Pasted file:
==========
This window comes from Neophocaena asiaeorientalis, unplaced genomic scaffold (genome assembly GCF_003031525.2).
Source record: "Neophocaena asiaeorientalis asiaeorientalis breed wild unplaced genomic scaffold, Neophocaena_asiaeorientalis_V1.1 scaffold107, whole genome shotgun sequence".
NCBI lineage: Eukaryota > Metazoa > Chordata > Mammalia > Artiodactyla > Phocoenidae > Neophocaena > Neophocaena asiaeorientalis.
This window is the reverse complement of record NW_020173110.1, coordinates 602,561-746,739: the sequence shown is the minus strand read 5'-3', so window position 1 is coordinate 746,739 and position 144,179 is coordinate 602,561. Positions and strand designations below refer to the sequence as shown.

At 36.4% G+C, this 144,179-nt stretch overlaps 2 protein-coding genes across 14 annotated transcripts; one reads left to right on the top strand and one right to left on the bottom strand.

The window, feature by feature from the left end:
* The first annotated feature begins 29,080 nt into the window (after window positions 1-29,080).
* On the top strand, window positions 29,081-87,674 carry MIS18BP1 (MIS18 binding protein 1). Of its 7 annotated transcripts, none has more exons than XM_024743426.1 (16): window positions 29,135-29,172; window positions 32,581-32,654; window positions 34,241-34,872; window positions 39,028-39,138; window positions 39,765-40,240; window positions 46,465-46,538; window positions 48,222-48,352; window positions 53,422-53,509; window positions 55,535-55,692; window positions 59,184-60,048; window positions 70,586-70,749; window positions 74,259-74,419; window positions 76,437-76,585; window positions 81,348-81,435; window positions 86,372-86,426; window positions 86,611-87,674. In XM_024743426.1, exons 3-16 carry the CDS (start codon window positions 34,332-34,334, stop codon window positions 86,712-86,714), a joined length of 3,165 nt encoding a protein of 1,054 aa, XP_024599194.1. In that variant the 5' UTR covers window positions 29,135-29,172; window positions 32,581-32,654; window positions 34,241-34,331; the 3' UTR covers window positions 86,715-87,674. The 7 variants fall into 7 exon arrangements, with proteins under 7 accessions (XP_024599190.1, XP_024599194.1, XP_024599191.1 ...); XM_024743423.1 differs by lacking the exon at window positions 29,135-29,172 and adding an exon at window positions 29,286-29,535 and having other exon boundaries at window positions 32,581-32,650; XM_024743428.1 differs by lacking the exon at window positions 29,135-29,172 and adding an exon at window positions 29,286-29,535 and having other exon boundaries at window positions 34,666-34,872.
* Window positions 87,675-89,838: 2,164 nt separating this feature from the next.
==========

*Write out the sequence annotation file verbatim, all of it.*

This window comes from Neophocaena asiaeorientalis, unplaced genomic scaffold (genome assembly GCF_003031525.2).
Source record: "Neophocaena asiaeorientalis asiaeorientalis breed wild unplaced genomic scaffold, Neophocaena_asiaeorientalis_V1.1 scaffold107, whole genome shotgun sequence".
NCBI lineage: Eukaryota > Metazoa > Chordata > Mammalia > Artiodactyla > Phocoenidae > Neophocaena > Neophocaena asiaeorientalis.
This window is the reverse complement of record NW_020173110.1, coordinates 602,561-746,739: the sequence shown is the minus strand read 5'-3', so window position 1 is coordinate 746,739 and position 144,179 is coordinate 602,561. Positions and strand designations below refer to the sequence as shown.

At 36.4% G+C, this 144,179-nt stretch overlaps 2 protein-coding genes across 14 annotated transcripts; one reads left to right on the top strand and one right to left on the bottom strand.

The window, feature by feature from the left end:
* The first annotated feature begins 29,080 nt into the window (after window positions 1-29,080).
* On the top strand, window positions 29,081-87,674 carry MIS18BP1 (MIS18 binding protein 1). Of its 7 annotated transcripts, none has more exons than XM_024743426.1 (16): window positions 29,135-29,172; window positions 32,581-32,654; window positions 34,241-34,872; window positions 39,028-39,138; window positions 39,765-40,240; window positions 46,465-46,538; window positions 48,222-48,352; window positions 53,422-53,509; window positions 55,535-55,692; window positions 59,184-60,048; window positions 70,586-70,749; window positions 74,259-74,419; window positions 76,437-76,585; window positions 81,348-81,435; window positions 86,372-86,426; window positions 86,611-87,674. In XM_024743426.1, exons 3-16 carry the CDS (start codon window positions 34,332-34,334, stop codon window positions 86,712-86,714), a joined length of 3,165 nt encoding a protein of 1,054 aa, XP_024599194.1. In that variant the 5' UTR covers window positions 29,135-29,172; window positions 32,581-32,654; window positions 34,241-34,331; the 3' UTR covers window positions 86,715-87,674. The 7 variants fall into 7 exon arrangements, with proteins under 7 accessions (XP_024599190.1, XP_024599194.1, XP_024599191.1 ...); XM_024743423.1 differs by lacking the exon at window positions 29,135-29,172 and adding an exon at window positions 29,286-29,535 and having other exon boundaries at window positions 32,581-32,650; XM_024743428.1 differs by lacking the exon at window positions 29,135-29,172 and adding an exon at window positions 29,286-29,535 and having other exon boundaries at window positions 34,666-34,872.
* Window positions 87,675-89,838: 2,164 nt separating this feature from the next.